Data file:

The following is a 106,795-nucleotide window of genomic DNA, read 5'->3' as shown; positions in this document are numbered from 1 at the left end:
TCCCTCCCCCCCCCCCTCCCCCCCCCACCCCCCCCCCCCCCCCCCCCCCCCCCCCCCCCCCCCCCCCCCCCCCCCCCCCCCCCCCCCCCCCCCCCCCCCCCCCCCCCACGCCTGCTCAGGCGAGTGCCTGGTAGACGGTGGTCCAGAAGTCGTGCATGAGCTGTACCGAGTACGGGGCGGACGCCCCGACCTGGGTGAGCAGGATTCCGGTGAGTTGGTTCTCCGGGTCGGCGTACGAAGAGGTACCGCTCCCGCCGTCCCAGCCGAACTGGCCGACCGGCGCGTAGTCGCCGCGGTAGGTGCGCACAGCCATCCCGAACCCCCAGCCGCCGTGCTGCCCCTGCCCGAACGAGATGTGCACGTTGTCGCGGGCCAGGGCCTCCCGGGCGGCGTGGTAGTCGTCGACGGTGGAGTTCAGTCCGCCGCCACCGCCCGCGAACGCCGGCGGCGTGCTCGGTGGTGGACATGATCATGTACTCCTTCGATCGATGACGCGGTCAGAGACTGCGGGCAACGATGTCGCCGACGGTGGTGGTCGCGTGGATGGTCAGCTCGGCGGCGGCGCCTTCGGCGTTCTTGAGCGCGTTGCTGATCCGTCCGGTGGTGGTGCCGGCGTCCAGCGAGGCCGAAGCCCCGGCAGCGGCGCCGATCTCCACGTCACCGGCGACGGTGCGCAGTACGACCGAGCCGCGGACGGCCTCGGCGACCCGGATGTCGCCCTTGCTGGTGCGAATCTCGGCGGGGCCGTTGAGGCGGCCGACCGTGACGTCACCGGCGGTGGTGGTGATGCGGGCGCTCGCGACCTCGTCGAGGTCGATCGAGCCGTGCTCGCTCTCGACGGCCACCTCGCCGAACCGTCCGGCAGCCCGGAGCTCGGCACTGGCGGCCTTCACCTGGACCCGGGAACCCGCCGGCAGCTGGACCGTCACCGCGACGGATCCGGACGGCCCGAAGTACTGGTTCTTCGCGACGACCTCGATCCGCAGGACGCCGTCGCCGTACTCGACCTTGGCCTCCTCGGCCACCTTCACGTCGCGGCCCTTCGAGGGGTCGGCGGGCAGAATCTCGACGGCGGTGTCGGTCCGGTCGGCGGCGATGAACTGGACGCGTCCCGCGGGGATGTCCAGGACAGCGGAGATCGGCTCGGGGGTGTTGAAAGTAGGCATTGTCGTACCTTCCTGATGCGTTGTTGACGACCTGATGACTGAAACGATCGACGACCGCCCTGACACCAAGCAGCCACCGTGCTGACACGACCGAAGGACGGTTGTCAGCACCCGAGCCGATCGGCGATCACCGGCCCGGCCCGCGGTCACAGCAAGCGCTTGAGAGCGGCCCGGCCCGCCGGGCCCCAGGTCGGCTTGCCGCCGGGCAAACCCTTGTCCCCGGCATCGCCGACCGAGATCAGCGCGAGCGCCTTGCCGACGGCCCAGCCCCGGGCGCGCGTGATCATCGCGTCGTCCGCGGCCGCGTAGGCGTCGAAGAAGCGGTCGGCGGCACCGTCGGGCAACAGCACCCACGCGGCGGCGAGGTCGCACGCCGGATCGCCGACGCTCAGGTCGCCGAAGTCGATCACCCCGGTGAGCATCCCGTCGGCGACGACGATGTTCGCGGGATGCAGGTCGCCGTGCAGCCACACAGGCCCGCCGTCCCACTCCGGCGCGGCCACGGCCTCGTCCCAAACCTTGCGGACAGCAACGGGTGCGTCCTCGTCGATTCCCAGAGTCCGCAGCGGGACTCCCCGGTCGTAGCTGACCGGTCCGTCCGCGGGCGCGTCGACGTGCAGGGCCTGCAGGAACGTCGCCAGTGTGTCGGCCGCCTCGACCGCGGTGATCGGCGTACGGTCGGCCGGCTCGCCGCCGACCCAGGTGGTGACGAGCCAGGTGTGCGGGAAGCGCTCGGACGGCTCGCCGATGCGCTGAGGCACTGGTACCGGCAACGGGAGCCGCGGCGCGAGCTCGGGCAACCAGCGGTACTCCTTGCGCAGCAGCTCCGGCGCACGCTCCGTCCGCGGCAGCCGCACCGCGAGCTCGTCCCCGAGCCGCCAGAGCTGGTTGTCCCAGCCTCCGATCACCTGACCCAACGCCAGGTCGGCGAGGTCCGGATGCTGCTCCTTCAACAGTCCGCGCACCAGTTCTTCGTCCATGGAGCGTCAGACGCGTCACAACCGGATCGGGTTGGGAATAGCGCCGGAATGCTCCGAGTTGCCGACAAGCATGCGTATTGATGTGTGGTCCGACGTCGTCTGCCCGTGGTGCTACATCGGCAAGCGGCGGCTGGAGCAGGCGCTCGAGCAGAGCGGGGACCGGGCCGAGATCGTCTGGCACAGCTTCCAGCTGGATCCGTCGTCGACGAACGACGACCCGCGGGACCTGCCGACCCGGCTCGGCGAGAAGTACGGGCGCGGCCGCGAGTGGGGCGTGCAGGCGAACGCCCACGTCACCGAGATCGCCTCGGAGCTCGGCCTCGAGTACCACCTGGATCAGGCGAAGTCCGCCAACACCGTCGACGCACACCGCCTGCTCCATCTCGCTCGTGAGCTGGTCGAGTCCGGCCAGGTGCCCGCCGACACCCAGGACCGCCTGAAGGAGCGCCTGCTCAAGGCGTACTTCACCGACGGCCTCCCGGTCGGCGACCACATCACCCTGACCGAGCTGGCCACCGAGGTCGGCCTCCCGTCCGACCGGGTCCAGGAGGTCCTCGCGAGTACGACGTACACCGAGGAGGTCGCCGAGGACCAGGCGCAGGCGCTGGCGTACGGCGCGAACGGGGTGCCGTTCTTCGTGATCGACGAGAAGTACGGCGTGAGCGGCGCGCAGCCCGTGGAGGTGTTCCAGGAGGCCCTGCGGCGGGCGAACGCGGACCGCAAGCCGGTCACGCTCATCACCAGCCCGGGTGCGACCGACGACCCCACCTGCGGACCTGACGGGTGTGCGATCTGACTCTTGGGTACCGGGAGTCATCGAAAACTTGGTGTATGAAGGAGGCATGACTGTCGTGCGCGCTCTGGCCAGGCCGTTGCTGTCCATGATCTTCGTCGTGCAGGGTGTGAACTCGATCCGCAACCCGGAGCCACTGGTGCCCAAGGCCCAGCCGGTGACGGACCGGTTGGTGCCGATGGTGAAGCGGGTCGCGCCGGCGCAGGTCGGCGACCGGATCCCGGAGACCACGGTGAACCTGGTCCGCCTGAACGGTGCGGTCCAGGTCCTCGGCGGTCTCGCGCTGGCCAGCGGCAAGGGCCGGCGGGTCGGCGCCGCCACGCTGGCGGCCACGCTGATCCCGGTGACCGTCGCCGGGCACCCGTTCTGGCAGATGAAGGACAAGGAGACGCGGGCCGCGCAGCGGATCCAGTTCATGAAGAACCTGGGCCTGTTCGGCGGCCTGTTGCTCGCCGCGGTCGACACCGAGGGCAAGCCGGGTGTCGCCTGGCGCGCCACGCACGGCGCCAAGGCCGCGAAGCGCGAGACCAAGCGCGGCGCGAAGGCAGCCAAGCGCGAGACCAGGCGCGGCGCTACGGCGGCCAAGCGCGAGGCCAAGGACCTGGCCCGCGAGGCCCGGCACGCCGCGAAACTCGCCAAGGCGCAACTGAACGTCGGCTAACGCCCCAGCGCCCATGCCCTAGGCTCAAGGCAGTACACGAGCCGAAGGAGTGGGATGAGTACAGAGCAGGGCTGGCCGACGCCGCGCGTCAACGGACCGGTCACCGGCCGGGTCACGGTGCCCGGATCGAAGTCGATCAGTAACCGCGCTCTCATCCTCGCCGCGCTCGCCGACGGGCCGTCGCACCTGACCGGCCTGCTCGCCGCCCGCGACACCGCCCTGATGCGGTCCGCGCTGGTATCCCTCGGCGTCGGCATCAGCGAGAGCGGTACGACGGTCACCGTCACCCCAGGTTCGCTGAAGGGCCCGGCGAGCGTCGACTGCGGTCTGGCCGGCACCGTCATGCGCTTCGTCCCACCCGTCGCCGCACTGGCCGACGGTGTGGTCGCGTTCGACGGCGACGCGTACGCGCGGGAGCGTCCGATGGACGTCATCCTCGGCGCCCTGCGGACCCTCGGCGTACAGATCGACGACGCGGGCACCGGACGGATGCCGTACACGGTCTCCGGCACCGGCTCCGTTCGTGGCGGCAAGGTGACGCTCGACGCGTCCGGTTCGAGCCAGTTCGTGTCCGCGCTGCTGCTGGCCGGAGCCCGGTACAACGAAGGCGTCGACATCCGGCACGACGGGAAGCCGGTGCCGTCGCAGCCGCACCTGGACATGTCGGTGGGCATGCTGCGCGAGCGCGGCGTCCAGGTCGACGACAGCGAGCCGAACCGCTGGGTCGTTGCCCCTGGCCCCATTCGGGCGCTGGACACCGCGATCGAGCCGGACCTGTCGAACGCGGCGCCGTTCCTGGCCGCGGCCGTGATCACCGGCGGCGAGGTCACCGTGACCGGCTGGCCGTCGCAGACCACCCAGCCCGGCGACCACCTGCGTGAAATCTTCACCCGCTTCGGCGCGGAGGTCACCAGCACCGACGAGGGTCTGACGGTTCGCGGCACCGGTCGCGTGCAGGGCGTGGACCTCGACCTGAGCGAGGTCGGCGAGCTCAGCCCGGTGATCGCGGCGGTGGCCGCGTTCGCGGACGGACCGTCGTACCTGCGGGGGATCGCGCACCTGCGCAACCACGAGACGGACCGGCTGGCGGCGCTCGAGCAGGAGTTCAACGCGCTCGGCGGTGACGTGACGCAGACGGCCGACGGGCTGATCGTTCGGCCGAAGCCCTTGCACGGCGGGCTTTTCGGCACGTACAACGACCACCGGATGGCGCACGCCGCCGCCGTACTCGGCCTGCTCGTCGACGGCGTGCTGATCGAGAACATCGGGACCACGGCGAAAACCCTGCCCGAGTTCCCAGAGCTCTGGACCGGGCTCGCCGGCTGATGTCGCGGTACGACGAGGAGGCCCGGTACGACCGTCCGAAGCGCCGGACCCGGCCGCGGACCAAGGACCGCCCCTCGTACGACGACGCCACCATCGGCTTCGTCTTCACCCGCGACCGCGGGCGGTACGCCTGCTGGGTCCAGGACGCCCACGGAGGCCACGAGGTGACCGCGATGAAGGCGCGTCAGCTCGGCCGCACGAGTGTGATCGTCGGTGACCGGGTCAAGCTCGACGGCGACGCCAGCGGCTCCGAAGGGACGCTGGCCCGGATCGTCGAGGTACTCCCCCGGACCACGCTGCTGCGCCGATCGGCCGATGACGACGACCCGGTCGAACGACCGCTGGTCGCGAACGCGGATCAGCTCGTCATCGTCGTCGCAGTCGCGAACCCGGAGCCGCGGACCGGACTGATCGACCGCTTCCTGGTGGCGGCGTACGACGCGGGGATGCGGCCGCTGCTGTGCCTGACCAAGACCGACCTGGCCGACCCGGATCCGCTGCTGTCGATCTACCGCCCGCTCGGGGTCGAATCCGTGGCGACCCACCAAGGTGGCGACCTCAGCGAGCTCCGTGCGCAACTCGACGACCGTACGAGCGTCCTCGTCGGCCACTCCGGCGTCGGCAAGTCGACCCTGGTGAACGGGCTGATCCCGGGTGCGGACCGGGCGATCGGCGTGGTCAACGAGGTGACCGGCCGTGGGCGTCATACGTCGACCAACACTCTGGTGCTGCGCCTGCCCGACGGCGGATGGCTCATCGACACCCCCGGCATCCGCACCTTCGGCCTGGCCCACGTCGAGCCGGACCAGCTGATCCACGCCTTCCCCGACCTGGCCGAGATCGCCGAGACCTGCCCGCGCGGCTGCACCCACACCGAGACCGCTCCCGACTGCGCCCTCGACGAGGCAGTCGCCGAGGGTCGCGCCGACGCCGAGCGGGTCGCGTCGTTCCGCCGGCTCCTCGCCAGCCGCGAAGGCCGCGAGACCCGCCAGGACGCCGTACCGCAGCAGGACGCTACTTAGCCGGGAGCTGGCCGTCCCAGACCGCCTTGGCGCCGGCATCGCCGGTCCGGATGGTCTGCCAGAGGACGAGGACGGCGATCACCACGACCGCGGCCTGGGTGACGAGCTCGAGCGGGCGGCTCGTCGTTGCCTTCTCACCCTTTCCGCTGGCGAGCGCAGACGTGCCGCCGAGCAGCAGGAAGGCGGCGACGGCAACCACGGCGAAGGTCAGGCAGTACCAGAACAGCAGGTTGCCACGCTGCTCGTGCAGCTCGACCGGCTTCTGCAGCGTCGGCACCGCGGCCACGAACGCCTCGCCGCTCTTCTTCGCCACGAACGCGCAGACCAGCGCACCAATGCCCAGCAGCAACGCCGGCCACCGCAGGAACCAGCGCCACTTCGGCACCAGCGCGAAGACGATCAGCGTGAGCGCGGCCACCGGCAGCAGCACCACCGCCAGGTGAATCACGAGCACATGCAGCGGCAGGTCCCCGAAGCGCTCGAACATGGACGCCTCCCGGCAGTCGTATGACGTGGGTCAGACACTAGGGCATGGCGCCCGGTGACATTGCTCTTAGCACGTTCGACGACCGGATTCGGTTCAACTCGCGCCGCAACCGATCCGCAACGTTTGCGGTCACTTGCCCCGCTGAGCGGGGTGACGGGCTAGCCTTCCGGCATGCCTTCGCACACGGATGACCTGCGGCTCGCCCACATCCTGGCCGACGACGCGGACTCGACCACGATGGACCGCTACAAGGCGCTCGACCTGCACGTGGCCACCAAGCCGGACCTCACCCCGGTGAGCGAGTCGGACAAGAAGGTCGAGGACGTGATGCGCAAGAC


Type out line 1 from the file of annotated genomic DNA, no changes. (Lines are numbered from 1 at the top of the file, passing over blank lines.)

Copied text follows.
The following is a 106,795-nucleotide window of genomic DNA, read 5'->3' as shown; positions in this document are numbered from 1 at the left end: